Absolute Power Corrupts Absolutely (A Quote)

This was a best-known quote of the 19th century British politician, historian, and moralist Lord John Emerich Edward Dalberg Acton 1834-1902, in a letter to Bishop Mandell Creighton in 1887.  But, he was borrowing from other speakers or writers who earlier said it differently.

A king was the one with the most wealth and power.  This person thinks that all in their “kingdom” are pawns to do with as they please and they’ve done it so long that they believe their own hype.    They rule by threats, coercion, bargaining, murder, and compensating.   “…this option to impose on without any regard whatsoever for due process, becomes, in the hands of most, a license to harm, if not destroy the careers and lives of others.  Leadership incompetence” 1

“Absolute monarchies are those in which all power is given to, or as is more often the case, taken by, the monarch.   Examples were Roman emperors who thought they were gods and Napoleon Bonaparte who declared himself emperor”.2

There’s no room for absolute power in a democracy of checks and balances.  As seen recently, if you act only to build your own wealth, it will eventually come back to bite you in the behind.

As in the movie, The Man Who Would Be King (1975), based on Rudyard Kipling’s 1888 original story, two con men (Carnehan and Dravot, “British adventurers in British India”) sought their fortune in a foreign country, Afghanistan.   They were fellow freemasons to the journalist that they convinced to help them with their research.  They started out by helping people who were warring against each other and came up with satisfactory solutions.   But, then they went a few steps too far by becoming kings themselves over people whose customs they didn’t understand.

Since the holy men who lorded over all the local tribes declared Dravot (Sean Connery) a descendant of  a God because of the freemason symbol he wore around his neck, he basically was thought to be a God for a few months until he told the holy men that he was going to marry a local girl and father children.  The local girl was instructed to bite Dravot on the face causing him to bleed.  Seeing Dravot bleed, the holy men knew he was not a God, and executed him.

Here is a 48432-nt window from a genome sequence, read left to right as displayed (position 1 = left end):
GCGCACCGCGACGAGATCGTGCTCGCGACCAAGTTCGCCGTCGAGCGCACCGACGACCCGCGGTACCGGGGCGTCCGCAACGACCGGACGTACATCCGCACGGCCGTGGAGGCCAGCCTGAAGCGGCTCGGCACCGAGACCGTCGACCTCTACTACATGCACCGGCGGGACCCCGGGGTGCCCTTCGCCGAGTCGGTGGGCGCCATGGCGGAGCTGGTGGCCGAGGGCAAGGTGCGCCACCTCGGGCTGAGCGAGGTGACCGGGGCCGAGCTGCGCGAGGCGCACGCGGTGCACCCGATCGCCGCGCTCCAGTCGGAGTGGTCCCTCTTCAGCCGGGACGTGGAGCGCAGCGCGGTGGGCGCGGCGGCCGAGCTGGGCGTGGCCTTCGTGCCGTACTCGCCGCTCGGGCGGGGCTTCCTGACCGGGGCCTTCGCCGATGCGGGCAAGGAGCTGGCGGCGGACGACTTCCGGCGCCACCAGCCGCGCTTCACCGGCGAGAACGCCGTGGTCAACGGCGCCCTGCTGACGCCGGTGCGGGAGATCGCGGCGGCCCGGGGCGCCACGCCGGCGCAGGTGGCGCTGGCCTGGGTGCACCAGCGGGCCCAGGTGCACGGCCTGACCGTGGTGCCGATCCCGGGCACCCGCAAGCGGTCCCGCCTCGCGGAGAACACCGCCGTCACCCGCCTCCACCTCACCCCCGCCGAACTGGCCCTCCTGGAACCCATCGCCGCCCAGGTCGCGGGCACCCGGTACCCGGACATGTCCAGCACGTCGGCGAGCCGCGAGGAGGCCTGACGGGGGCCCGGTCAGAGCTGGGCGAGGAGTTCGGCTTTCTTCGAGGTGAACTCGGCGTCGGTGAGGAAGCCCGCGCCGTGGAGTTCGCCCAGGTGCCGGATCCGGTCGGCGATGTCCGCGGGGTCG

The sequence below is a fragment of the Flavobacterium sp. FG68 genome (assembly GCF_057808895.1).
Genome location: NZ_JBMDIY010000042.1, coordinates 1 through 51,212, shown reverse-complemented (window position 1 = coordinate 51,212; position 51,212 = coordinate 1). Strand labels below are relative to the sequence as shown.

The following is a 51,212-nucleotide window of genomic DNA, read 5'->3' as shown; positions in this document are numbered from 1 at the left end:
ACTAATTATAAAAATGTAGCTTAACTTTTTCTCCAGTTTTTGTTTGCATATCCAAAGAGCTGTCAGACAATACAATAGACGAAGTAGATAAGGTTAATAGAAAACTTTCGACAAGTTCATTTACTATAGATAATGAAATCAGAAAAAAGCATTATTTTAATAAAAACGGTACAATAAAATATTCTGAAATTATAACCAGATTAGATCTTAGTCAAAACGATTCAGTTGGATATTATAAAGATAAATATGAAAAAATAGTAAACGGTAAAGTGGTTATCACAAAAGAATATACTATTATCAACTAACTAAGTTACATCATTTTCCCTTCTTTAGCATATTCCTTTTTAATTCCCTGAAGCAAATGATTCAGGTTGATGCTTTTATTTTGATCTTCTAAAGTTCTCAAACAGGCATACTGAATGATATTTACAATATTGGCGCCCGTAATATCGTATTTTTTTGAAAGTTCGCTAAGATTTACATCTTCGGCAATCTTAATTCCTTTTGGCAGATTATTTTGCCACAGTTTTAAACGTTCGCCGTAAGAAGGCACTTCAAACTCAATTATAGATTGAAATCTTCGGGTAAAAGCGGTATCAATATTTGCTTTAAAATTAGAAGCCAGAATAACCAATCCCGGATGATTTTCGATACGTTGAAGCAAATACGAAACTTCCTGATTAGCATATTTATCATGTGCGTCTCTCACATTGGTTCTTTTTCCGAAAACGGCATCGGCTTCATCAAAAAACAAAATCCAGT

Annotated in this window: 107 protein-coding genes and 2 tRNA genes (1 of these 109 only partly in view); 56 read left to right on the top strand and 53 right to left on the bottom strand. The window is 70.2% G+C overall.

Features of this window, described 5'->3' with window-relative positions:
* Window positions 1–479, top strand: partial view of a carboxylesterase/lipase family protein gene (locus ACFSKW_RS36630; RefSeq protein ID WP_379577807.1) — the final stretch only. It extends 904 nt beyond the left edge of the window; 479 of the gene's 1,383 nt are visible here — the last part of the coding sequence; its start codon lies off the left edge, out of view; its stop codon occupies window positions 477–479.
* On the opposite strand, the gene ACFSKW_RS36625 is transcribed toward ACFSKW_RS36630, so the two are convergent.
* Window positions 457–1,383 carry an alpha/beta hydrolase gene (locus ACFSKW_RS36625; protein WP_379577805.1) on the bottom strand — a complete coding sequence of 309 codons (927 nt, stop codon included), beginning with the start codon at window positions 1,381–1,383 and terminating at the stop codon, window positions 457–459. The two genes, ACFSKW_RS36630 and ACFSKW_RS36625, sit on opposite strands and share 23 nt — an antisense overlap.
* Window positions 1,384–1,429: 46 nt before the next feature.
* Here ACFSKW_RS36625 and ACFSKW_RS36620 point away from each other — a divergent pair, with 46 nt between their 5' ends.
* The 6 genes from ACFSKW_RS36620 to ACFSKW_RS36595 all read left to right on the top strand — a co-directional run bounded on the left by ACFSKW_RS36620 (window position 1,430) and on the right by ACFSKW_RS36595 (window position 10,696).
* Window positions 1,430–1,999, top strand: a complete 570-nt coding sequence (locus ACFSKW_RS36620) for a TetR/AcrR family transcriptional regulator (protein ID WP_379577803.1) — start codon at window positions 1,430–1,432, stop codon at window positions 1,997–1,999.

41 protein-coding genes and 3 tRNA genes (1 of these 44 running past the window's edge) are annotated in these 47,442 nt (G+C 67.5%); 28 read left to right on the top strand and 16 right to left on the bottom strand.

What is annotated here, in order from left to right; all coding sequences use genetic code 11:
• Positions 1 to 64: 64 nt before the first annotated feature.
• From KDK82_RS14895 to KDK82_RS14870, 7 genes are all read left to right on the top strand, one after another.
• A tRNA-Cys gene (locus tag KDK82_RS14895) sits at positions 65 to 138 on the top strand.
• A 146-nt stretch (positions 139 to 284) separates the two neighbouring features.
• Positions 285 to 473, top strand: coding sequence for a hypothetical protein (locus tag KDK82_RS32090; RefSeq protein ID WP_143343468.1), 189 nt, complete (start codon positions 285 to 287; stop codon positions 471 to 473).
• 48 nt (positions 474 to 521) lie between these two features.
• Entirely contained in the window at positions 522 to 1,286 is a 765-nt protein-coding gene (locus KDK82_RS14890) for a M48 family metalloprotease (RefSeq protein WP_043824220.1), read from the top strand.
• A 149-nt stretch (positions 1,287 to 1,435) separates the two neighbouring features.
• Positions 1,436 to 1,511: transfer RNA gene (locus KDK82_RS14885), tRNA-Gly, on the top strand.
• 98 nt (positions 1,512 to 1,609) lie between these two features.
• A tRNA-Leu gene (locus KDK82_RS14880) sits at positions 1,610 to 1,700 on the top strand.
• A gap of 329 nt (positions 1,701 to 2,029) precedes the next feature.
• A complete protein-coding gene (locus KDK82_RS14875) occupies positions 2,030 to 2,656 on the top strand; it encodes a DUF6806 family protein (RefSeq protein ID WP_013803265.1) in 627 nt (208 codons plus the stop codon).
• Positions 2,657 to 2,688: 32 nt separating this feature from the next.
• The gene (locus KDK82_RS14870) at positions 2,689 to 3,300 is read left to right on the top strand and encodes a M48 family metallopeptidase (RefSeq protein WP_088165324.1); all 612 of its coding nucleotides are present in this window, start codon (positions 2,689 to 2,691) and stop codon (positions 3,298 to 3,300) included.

Two years later Carnehan (Michael Caine) returned to the journalist.   They had paid for their deceit.  Carnehan had been tortured, crippled, and released.   But, he showed the journalist (Christopher Plummer) the skeletal head of Dravot that was still wearing his golden crown.

Both actors did a wonderful job, especially Sean Connery’s character explaining that he felt this Godship was his calling, and he intended to mend his ways.   Had they left with the spoils before they were outed, as Carnehan wanted to do, they would have been wealthy men.   But, Dravot believed his own hype.

And, now we have another example of absolute power in the case of the Saudi Arabian American journalist executed in the Saudi consulate in Turkey recently.    He was the  same journalist who accompanied President 45’s business dealers to Saudi Arabia on past trips.  And, don’t forget the arms deal President 45 already made with the Saudis.

Sources:

  1. Dr. Robert Aziz, Huffington Post, https://m.huffpost.com
  2. Absolute Power Corrupts Absolutely (A Quote), https://www.phrases.org.uk
  3. Wikipedia, Rudyard Kipling, The Phantom ‘Rickshaw and other Eerie Tales

Submitted by Rosa L. Griffin

 

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Fun Facts to Know and Tell About Baltimore 

Baltimore City is an independent city (meaning it’s not part of any county).   As such, it is the largest independent city in the U.S.

Snowballs/snowcones were invented in Baltimore during the Industrial Revolution.

The Great Baltimore Fire of 1904 burned for 30 hours, during which it destroyed 1,500 buildings and leveled entire neighborhoods.  One of the reasons cited for the widespread destruction was mismatched hose couplings that impeded fire-fighting efforts.  As a result of the Great Baltimore Fire, firefighting equipment was standardized across the United States.

The first dental school in the world was founded in Baltimore in 1840.

Baltimore has more statues and monuments per capita than any other city in the U.S.

The first telegraph line in the world was established between Washington, D.C., and Baltimore in 1844.

Source:   See the rest of the article, “Fun Facts to Know and Tell About Baltimore”, in the free Baltimore Beacon, August 2018, Arts & Style, pages 22 and 25.

Did you know?  A Friend in Sports Radio

Andre A. Melton has a sports show on WEAA 88.9 FM.   He was present when Odessa Rose spoke with gratitude about her thanks to the many Black Writers’ Guild of Maryland’s members who came to the premiere of her movie, Water in a Broken Glass, at the Senator on March 1, 2018.